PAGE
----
Figure 12
Countess Du Barry
Private Collection, France
Art Page 43
If [Calonnel did not come to my home [to sit for his portrait], he went to the rue du Gros-Chenet-where I did not yet reside -in order to visit Mme de Serre, the wife of Du Barry le Roue [the Rake], a very pretty woman with whom M. de Calonne was in love. This woman ... had something deceitful in her expression. And while I was painting her portrait, she did me an atrocious disservice. In her ingratiating way she asked me to lend her my horses and carriage to take her to the theater. I told her she could use them and sent them [to her] that evening. The next morning I requested my horses for eleven o'clock. Coachman, horses, nothing had come back. I had inquiries made at Mme de Serre's, no one had returned. I learned that she had spent the night at the Finance Ministry. Different people asked my coachman by whom he was employed and naturally he said by Mme Le Brun. I could not have foreseen such a villainy and only learned of it several days afterwards. In spite of the gratuity she had given him, my coachman told the story to several people. Henceforth, I refused to see this perfidious creature. I have been told that she is living in Toulouse and has turned devoutly religious. I would not have related this perfidious act did it not concern all that has been said about me with respect to M. de Calonne.

The portrait of an "elegantly dressed" Mme de Ceres remained in Toulouse in the Rabaudy Montoussin collection until it was sold at some unspecified date (written communication of M. Max de Rabaudy Montoussin, dated May 10, 1978). Toledo's Lady Folding a Letter, provenance of which cannot be traced beyond its first Rothschild owner, may represent the beautiful Comtesse; if so, the portrait is a piquant example of Vigee Le Brun's most fashionable type of portraiture, and also provides previously missing element in the history of her all-important relationship with Calonne.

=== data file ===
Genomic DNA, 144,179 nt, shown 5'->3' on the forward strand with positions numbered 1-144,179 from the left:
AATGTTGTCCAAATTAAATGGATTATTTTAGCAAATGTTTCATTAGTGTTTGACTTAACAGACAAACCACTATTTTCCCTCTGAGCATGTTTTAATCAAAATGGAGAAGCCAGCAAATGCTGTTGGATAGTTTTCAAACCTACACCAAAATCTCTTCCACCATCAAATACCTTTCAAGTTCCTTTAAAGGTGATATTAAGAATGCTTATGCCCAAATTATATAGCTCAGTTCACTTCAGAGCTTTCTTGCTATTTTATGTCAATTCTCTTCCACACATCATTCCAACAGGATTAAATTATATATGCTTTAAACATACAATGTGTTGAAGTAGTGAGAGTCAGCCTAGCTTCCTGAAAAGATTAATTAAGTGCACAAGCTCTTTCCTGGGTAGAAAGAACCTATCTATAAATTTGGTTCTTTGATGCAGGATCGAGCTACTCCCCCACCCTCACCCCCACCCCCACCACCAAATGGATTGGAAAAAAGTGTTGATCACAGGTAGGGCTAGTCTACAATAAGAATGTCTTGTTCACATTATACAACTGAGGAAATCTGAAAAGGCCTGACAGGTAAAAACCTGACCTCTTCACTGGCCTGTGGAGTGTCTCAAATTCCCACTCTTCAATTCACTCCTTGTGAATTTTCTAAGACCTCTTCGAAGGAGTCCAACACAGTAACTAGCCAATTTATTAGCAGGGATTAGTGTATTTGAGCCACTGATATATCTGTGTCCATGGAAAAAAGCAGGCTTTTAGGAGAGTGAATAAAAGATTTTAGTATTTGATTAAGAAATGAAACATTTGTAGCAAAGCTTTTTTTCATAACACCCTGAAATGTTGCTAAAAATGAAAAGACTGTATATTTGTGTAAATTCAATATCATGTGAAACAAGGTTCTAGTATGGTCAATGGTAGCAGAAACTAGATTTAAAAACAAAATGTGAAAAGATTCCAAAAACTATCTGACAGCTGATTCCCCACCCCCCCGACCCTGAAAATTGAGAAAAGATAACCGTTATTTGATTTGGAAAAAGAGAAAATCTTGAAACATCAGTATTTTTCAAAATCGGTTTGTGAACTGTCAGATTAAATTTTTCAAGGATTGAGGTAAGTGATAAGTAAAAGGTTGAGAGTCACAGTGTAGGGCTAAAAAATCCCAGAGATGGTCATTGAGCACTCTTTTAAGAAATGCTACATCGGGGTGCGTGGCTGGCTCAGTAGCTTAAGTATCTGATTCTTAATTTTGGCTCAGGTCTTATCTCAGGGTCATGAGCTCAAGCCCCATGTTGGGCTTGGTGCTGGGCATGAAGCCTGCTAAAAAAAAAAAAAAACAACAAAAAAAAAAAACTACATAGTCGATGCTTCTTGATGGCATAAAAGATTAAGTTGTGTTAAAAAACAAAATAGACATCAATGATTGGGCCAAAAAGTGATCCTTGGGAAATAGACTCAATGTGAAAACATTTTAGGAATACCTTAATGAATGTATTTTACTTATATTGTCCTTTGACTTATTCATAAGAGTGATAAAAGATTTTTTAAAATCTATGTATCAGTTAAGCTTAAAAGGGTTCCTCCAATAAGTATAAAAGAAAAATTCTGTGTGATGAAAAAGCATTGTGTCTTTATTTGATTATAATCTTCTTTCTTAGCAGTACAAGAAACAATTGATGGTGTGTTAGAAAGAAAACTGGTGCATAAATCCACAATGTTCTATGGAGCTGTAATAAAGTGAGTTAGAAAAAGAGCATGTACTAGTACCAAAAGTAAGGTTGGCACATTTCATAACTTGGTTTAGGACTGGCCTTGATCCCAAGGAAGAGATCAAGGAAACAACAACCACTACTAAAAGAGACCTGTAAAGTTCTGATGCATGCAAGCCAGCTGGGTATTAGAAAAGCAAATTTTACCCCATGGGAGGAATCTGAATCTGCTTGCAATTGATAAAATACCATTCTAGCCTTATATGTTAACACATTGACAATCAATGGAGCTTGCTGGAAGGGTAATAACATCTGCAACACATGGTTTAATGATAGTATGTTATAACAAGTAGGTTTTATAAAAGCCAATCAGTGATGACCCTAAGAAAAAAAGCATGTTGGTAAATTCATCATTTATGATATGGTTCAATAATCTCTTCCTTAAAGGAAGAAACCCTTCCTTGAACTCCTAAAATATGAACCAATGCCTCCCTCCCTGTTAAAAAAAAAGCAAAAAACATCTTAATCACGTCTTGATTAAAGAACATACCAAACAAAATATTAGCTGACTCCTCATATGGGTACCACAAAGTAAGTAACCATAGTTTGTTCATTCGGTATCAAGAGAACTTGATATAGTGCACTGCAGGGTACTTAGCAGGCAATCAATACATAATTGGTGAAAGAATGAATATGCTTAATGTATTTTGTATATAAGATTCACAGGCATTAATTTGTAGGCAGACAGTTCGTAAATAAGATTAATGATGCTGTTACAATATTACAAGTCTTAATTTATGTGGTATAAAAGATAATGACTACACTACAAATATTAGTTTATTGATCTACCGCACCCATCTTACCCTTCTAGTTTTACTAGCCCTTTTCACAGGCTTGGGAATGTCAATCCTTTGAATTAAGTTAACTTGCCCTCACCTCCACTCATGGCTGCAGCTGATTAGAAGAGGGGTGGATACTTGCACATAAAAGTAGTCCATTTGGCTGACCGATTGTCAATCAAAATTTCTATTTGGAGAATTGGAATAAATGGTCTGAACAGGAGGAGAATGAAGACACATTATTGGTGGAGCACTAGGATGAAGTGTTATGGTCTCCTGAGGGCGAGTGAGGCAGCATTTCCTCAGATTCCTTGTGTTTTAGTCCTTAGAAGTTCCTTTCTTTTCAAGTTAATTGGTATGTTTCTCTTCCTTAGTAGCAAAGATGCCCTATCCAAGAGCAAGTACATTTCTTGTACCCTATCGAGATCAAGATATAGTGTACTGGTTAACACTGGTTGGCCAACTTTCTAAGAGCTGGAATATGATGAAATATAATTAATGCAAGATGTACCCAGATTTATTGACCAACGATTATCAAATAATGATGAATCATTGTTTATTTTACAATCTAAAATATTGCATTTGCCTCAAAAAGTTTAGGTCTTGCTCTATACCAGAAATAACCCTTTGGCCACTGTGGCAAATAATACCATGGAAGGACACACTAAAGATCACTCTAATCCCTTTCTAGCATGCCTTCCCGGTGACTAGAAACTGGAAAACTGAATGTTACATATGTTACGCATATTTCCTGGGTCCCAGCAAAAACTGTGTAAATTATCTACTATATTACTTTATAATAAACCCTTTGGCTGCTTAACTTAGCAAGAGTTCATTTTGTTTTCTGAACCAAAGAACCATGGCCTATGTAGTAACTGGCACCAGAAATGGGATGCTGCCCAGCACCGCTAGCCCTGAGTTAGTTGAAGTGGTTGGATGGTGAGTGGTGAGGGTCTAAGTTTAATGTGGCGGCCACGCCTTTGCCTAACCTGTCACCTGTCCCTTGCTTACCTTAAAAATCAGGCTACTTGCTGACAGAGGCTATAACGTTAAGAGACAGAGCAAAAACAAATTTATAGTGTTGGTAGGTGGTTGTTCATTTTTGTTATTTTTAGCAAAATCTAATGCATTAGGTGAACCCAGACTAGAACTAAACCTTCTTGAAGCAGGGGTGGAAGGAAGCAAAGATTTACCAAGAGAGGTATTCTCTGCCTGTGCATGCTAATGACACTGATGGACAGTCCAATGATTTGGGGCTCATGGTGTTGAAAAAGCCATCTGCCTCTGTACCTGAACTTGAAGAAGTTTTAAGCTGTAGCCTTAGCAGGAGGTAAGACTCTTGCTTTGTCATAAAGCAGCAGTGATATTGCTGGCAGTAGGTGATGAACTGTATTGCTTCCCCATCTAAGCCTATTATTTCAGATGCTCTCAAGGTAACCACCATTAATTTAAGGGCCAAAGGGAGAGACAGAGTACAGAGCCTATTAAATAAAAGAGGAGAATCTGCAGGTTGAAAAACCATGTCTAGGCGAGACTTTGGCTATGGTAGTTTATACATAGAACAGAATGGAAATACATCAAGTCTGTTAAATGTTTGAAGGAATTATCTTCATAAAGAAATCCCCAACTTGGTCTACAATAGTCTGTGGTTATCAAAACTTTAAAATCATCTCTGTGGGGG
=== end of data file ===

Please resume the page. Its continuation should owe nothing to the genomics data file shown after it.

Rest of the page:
An anonymous miniature copy of the painting was in the Maurius Paulme and Brasseur collections before being auctioned at Sotheby's, London, Oscar Diisendschon Sale, November 21, 1960, lot 19, illus.

PROVENANCE: (?) Rabaudy Montoussin collection, Toulouse; Baron Albert de Rothschild, Vienna; Baron Louis de Rothschild, Vienna; Rosenberg and Stiebi, New York; Wildenstein, New York, 1948-1963; acquired in 1963 by The Toledo Museum of Art.

EXHIBITIONS: London, Royal Academy, France in the Eighteenth Century, January 6-March 3, 1968, no. 716 (painting incorrectly dated); New York, Wildenstein, Paris and New York, November 3-December 17, 1977, no. 53.

SELECTED REFERENCES: (?) Souvenirs,1,332; J. Leymarie, The Spirit of the Letter in Painting, New York, 1961, p. 29, illus. p.76 (color); 0. Wittman, ed., The Toledo Museum of Art, European Paintings, University Park, Pa., 1976, p. 165, illus. pl. 210; Baillio, 1980, pp. 160-161, illus. p. 160, fig. 7; P Conisbee, Painting in Eigliteenth-Century France, Ithaca, N. Y., 1981, p.137, illus. p. 139, fig. L14.